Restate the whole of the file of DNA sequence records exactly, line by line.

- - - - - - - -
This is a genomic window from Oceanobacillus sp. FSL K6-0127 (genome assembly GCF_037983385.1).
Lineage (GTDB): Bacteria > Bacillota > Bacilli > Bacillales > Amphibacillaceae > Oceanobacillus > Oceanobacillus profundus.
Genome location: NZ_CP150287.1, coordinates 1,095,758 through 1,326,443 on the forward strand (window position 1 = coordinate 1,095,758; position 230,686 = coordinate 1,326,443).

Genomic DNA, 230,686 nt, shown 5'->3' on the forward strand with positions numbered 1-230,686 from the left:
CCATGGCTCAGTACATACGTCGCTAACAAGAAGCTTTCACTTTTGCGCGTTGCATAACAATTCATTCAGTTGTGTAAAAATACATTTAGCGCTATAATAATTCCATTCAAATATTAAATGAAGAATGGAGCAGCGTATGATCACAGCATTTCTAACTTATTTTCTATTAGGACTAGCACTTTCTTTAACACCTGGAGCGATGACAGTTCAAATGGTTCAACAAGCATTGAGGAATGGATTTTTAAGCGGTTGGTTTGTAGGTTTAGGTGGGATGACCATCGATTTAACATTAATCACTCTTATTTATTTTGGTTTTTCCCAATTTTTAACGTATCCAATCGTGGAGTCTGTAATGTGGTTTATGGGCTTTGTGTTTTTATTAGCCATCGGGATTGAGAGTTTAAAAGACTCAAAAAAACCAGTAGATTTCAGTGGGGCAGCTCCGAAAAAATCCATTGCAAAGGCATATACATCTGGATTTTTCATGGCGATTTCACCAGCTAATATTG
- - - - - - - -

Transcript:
This is a genomic window from Oceanobacillus sp. FSL K6-0127 (genome assembly GCF_037983385.1).
Lineage (GTDB): Bacteria > Bacillota > Bacilli > Bacillales > Amphibacillaceae > Oceanobacillus > Oceanobacillus profundus.
Genome location: NZ_CP150287.1, coordinates 1,095,758 through 1,326,443 on the forward strand (window position 1 = coordinate 1,095,758; position 230,686 = coordinate 1,326,443).

Genomic DNA, 230,686 nt, shown 5'->3' on the forward strand with positions numbered 1-230,686 from the left:
CCATGGCTCAGTACATACGTCGCTAACAAGAAGCTTTCACTTTTGCGCGTTGCATAACAATTCATTCAGTTGTGTAAAAATACATTTAGCGCTATAATAATTCCATTCAAATATTAAATGAAGAATGGAGCAGCGTATGATCACAGCATTTCTAACTTATTTTCTATTAGGACTAGCACTTTCTTTAACACCTGGAGCGATGACAGTTCAAATGGTTCAACAAGCATTGAGGAATGGATTTTTAAGCGGTTGGTTTGTAGGTTTAGGTGGGATGACCATCGATTTAACATTAATCACTCTTATTTATTTTGGTTTTTCCCAATTTTTAACGTATCCAATCGTGGAGTCTGTAATGTGGTTTATGGGCTTTGTGTTTTTATTAGCCATCGGGATTGAGAGTTTAAAAGACTCAAAAAAACCAGTAGATTTCAGTGGGGCAGCTCCGAAAAAATCCATTGCAAAGGCATATACATCTGGATTTTTCATGGCGATTTCACCAGCTAATATTG